Two-factor authentication. This security measure requires a second form of verification beyond a password and is appropriate for use on web portals as well as mobile applications. Free services such as Dropbox, Google, Yahoo, Twitter, etc., are all using two-factor authentication, and it is beyond the time when it should be a standard. Two-factor authentication neutralizes keystroke loggers and password crackers, and effectively reduces the likelihood of unauthorized access to confidential information. Where passwords alone are easily cracked by novice hackers, two-factor authentication requires far greater effort and resources to bypass.
Secure storage. Once the customers’ data has been collected, it should be stored with a high degree of security, because it is extremely valuable. This information is sought after by attackers because it can be used to commit identity theft and fraud. Even though institutions may perceive this as a small percentage of overall revenue and a trivial issue, the victims that are hit by identity theft would have a different view entirely. Imagine having your identity stolen and, one night, having the FBI bust through your door and arrest you in front of your children due to the thief’s actions -- all because someone had committed money laundering in your name. This is not trivial, and any company collecting personal information should apply security measures commensurate with the value of the information being collected and stored.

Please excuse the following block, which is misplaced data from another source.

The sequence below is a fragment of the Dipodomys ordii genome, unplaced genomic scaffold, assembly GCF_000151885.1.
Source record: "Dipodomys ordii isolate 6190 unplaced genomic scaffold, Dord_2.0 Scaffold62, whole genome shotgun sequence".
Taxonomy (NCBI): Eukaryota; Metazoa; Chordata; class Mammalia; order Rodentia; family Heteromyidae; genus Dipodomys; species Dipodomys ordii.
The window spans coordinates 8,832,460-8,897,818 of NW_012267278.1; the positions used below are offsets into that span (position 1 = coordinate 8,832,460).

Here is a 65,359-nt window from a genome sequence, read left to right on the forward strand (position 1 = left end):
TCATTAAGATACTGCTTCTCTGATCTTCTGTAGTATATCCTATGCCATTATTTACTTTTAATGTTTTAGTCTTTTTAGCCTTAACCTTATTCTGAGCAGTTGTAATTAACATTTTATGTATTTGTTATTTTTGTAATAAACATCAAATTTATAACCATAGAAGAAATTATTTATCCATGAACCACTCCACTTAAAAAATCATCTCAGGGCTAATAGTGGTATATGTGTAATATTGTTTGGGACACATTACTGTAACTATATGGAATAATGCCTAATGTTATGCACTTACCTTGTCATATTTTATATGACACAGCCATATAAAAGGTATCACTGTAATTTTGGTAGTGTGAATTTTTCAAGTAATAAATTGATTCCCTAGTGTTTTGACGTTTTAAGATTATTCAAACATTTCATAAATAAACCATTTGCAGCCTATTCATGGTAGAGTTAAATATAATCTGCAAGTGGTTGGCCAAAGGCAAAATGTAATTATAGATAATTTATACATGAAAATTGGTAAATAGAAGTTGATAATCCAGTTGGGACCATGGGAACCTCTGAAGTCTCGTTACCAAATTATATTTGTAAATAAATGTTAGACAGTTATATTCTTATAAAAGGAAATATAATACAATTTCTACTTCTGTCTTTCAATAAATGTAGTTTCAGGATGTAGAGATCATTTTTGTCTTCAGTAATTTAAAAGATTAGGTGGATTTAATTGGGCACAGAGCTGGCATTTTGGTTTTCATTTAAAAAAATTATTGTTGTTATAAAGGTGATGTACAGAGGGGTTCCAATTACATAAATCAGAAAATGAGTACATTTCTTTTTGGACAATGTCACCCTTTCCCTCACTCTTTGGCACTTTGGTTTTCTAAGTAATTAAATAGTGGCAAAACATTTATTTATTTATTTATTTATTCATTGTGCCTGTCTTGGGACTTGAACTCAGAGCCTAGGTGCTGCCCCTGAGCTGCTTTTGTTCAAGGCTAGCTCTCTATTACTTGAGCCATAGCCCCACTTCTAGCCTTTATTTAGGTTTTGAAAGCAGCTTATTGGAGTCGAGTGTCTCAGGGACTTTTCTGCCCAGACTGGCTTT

Be sure to house it in an area of the network that is segregated from general Internet browsing and email activity, as these are common points of network compromise. Customer data should also be encrypted whenever possible. This additional layer of security is simple and inexpensive, and it will typically render the information unusable if somehow the data is exposed. Institutions are also encouraged to develop a protocol that provides for the secure destruction of customer data once it is no longer needed.
Employee training. When a customer has a question about the security of your FI’s website, how the organization collects and stores confidential data, what they should do if they suspect their information has been compromised, or any other facet of your privacy program, you want your employees to provide accurate responses. Ensure you have a team that understands data privacy best-practices and how your internal protocols support them. For employees who don’t need to receive this level of training to do their jobs, advise them whom they should refer customers to for additional assistance.
Routine security evaluations. As data privacy laws emerge and security threats and tools change, your FI’s protection measures will also need to evolve. Routine reviews of existing security protocols and tools are instrumental in keeping your security program current and effective. Your team should update your protocols regularly to maintain adequate protection for customer data. These security assessments may also uncover protection measures that aren’t functioning as intended, or that are being inadvertently defeated by other processes. Modifications can then be made to resolve the situation before a data breach occurs.
Deena Coffman is chief executive officer of IDT911 Consulting and has broad experience providing guidance to clients adopting technology or building programs relating to data privacy, data security, and electronic discovery. Prior to joining IDT, she was the chief operating ... View Full Bio